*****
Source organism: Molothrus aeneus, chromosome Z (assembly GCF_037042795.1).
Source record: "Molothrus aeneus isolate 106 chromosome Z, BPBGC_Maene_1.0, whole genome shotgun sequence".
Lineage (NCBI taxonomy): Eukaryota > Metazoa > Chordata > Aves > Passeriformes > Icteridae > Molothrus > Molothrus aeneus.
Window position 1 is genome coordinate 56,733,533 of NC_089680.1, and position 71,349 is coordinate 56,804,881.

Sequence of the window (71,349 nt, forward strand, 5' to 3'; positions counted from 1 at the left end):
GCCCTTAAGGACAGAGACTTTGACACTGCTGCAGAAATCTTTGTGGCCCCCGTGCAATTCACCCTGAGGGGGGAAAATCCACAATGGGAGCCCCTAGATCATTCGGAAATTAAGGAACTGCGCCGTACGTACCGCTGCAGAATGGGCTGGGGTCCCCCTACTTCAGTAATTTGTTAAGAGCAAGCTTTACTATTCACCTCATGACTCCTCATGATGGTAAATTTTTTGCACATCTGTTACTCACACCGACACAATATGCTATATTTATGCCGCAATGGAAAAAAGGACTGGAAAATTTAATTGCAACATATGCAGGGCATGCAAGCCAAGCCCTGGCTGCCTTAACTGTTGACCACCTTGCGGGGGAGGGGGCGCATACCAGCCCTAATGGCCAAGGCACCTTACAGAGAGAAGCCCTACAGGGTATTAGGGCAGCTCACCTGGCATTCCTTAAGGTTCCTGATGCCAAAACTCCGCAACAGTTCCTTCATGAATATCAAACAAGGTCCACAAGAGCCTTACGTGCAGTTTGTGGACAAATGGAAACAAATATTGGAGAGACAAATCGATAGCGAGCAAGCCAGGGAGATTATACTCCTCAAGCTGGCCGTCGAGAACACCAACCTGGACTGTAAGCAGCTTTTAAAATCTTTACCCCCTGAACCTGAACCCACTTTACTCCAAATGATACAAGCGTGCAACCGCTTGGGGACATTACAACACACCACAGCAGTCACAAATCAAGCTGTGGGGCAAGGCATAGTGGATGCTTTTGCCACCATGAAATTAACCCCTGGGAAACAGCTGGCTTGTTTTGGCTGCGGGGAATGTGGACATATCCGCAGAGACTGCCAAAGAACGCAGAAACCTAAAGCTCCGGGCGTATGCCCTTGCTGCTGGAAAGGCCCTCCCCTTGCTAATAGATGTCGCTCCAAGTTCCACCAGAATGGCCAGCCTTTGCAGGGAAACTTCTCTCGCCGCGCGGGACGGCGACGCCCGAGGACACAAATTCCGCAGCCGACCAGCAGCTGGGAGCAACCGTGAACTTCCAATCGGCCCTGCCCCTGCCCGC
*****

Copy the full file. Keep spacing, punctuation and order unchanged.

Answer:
Source organism: Molothrus aeneus, chromosome Z (assembly GCF_037042795.1).
Source record: "Molothrus aeneus isolate 106 chromosome Z, BPBGC_Maene_1.0, whole genome shotgun sequence".
Lineage (NCBI taxonomy): Eukaryota > Metazoa > Chordata > Aves > Passeriformes > Icteridae > Molothrus > Molothrus aeneus.
Window position 1 is genome coordinate 56,733,533 of NC_089680.1, and position 71,349 is coordinate 56,804,881.

Sequence of the window (71,349 nt, forward strand, 5' to 3'; positions counted from 1 at the left end):
GCCCTTAAGGACAGAGACTTTGACACTGCTGCAGAAATCTTTGTGGCCCCCGTGCAATTCACCCTGAGGGGGGAAAATCCACAATGGGAGCCCCTAGATCATTCGGAAATTAAGGAACTGCGCCGTACGTACCGCTGCAGAATGGGCTGGGGTCCCCCTACTTCAGTAATTTGTTAAGAGCAAGCTTTACTATTCACCTCATGACTCCTCATGATGGTAAATTTTTTGCACATCTGTTACTCACACCGACACAATATGCTATATTTATGCCGCAATGGAAAAAAGGACTGGAAAATTTAATTGCAACATATGCAGGGCATGCAAGCCAAGCCCTGGCTGCCTTAACTGTTGACCACCTTGCGGGGGAGGGGGCGCATACCAGCCCTAATGGCCAAGGCACCTTACAGAGAGAAGCCCTACAGGGTATTAGGGCAGCTCACCTGGCATTCCTTAAGGTTCCTGATGCCAAAACTCCGCAACAGTTCCTTCATGAATATCAAACAAGGTCCACAAGAGCCTTACGTGCAGTTTGTGGACAAATGGAAACAAATATTGGAGAGACAAATCGATAGCGAGCAAGCCAGGGAGATTATACTCCTCAAGCTGGCCGTCGAGAACACCAACCTGGACTGTAAGCAGCTTTTAAAATCTTTACCCCCTGAACCTGAACCCACTTTACTCCAAATGATACAAGCGTGCAACCGCTTGGGGACATTACAACACACCACAGCAGTCACAAATCAAGCTGTGGGGCAAGGCATAGTGGATGCTTTTGCCACCATGAAATTAACCCCTGGGAAACAGCTGGCTTGTTTTGGCTGCGGGGAATGTGGACATATCCGCAGAGACTGCCAAAGAACGCAGAAACCTAAAGCTCCGGGCGTATGCCCTTGCTGCTGGAAAGGCCCTCCCCTTGCTAATAGATGTCGCTCCAAGTTCCACCAGAATGGCCAGCCTTTGCAGGGAAACTTCTCTCGCCGCGCGGGACGGCGACGCCCGAGGACACAAATTCCGCAGCCGACCAGCAGCTGGGAGCAACCGTGAACTTCCAATCGGCCCTGCCCCTGCCCGC